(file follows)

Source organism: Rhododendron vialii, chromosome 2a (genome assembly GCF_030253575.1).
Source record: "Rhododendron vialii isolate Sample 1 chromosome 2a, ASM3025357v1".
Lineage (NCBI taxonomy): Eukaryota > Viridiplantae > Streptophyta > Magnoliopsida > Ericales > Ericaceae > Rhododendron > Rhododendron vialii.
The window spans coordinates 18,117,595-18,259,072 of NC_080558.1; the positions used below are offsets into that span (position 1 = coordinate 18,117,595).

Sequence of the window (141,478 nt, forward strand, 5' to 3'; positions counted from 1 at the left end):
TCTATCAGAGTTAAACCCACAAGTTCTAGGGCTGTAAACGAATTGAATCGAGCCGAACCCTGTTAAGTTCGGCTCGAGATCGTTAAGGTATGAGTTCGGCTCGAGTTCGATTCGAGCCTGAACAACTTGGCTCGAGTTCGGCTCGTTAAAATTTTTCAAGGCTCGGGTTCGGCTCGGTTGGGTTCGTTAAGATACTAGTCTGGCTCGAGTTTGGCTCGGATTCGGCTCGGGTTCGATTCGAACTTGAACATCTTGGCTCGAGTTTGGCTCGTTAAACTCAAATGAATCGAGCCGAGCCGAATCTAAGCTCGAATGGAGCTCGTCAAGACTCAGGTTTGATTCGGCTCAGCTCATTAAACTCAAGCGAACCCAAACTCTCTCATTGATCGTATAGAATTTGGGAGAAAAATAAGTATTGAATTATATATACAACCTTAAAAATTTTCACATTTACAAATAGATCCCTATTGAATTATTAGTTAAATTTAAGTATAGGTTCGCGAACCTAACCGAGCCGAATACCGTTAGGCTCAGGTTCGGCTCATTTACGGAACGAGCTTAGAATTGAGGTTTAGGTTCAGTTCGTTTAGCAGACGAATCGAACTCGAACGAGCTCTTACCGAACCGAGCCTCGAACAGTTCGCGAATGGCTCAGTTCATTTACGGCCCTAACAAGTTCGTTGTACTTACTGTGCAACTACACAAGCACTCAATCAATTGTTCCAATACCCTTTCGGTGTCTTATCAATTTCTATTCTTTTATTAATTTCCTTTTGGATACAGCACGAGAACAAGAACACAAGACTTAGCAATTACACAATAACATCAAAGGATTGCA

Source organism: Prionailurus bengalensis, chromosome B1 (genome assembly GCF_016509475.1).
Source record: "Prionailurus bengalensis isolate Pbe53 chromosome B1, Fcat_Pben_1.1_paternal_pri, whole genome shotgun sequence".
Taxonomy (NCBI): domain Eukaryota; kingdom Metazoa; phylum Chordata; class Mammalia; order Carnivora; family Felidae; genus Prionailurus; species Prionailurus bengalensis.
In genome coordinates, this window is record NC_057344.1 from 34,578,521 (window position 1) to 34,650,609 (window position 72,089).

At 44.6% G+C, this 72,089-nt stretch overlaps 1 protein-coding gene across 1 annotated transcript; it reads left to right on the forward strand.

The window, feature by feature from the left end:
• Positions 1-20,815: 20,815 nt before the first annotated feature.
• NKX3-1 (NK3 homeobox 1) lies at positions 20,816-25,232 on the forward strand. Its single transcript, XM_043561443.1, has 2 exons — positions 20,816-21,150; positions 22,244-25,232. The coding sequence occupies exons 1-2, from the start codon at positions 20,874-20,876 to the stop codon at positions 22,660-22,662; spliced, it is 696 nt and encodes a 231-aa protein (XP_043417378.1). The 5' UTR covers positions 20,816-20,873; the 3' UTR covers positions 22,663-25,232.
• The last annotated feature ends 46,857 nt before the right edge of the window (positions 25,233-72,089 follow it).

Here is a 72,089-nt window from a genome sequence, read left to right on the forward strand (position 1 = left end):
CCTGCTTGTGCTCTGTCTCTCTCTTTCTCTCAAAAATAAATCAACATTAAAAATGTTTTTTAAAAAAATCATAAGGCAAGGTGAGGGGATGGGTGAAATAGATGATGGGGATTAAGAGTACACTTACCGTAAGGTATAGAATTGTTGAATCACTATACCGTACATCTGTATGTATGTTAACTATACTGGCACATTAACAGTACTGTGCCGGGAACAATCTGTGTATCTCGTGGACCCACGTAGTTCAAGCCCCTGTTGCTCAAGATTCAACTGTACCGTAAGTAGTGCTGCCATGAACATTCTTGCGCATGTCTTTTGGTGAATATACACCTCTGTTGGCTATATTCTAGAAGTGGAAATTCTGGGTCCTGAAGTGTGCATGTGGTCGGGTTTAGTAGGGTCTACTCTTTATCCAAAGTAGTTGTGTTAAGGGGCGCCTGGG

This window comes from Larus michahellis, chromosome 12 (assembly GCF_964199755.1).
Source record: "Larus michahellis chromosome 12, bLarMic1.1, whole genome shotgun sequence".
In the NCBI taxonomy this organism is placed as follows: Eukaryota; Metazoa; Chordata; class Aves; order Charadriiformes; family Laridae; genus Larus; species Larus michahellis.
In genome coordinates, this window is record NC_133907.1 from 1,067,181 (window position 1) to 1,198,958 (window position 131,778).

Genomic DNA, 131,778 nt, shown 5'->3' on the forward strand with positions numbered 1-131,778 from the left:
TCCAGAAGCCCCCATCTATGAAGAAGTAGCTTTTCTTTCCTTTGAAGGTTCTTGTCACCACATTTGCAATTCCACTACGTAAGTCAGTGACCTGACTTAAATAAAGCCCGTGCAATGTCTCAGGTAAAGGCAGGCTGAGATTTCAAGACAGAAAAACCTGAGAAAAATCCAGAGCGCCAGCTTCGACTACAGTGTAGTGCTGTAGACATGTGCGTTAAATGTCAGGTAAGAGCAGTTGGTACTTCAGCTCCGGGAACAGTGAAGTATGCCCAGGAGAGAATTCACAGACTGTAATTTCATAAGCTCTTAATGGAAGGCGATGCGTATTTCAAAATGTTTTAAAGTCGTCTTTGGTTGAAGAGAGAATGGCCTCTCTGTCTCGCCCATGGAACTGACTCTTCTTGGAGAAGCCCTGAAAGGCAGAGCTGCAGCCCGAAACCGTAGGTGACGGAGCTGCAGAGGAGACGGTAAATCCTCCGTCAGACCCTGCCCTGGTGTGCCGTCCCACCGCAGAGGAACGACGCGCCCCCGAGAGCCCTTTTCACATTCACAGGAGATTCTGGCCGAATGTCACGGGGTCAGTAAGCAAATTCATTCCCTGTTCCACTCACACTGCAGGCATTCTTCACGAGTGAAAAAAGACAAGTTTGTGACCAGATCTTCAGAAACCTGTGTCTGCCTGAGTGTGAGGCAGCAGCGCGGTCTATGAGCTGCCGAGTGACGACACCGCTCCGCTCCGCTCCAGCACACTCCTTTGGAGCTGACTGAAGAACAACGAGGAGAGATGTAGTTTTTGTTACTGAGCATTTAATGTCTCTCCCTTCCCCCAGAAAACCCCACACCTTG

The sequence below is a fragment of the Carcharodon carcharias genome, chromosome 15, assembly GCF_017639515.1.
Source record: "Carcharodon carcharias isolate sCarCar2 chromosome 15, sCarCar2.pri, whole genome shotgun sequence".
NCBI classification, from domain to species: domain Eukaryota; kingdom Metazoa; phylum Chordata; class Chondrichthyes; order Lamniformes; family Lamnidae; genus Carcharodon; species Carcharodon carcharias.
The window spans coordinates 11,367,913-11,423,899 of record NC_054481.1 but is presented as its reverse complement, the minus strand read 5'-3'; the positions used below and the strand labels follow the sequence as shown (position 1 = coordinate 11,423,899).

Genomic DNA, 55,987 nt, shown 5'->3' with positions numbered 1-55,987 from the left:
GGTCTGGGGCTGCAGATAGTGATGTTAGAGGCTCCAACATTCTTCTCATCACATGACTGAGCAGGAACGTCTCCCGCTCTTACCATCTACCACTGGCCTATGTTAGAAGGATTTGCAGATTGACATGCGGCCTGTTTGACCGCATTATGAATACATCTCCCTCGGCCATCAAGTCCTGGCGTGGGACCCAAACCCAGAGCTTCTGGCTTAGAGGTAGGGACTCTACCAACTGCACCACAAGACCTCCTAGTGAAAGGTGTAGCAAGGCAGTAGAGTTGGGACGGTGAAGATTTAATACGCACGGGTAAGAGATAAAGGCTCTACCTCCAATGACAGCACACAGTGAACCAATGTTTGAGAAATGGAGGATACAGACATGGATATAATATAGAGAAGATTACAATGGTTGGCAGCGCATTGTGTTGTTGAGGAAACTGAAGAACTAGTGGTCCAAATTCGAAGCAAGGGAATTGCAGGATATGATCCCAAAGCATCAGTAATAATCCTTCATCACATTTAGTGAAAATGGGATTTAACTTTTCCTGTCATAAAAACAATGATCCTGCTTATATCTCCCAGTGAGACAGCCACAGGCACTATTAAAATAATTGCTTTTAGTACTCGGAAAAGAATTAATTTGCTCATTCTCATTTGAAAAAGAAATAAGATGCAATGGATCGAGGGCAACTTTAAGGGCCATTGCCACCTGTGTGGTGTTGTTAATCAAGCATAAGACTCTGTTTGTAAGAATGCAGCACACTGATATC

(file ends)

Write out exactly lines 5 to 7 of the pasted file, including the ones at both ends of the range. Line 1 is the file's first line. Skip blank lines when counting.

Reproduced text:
Sequence of the window (141,478 nt, forward strand, 5' to 3'; positions counted from 1 at the left end):
TCTATCAGAGTTAAACCCACAAGTTCTAGGGCTGTAAACGAATTGAATCGAGCCGAACCCTGTTAAGTTCGGCTCGAGATCGTTAAGGTATGAGTTCGGCTCGAGTTCGATTCGAGCCTGAACAACTTGGCTCGAGTTCGGCTCGTTAAAATTTTTCAAGGCTCGGGTTCGGCTCGGTTGGGTTCGTTAAGATACTAGTCTGGCTCGAGTTTGGCTCGGATTCGGCTCGGGTTCGATTCGAACTTGAACATCTTGGCTCGAGTTTGGCTCGTTAAACTCAAATGAATCGAGCCGAGCCGAATCTAAGCTCGAATGGAGCTCGTCAAGACTCAGGTTTGATTCGGCTCAGCTCATTAAACTCAAGCGAACCCAAACTCTCTCATTGATCGTATAGAATTTGGGAGAAAAATAAGTATTGAATTATATATACAACCTTAAAAATTTTCACATTTACAAATAGATCCCTATTGAATTATTAGTTAAATTTAAGTATAGGTTCGCGAACCTAACCGAGCCGAATACCGTTAGGCTCAGGTTCGGCTCATTTACGGAACGAGCTTAGAATTGAGGTTTAGGTTCAGTTCGTTTAGCAGACGAATCGAACTCGAACGAGCTCTTACCGAACCGAGCCTCGAACAGTTCGCGAATGGCTCAGTTCATTTACGGCCCTAACAAGTTCGTTGTACTTACTGTGCAACTACACAAGCACTCAATCAATTGTTCCAATACCCTTTCGGTGTCTTATCAATTTCTATTCTTTTATTAATTTCCTTTTGGATACAGCACGAGAACAAGAACACAAGACTTAGCAATTACACAATAACATCAAAGGATTGCA

Source organism: Prionailurus bengalensis, chromosome B1 (genome assembly GCF_016509475.1).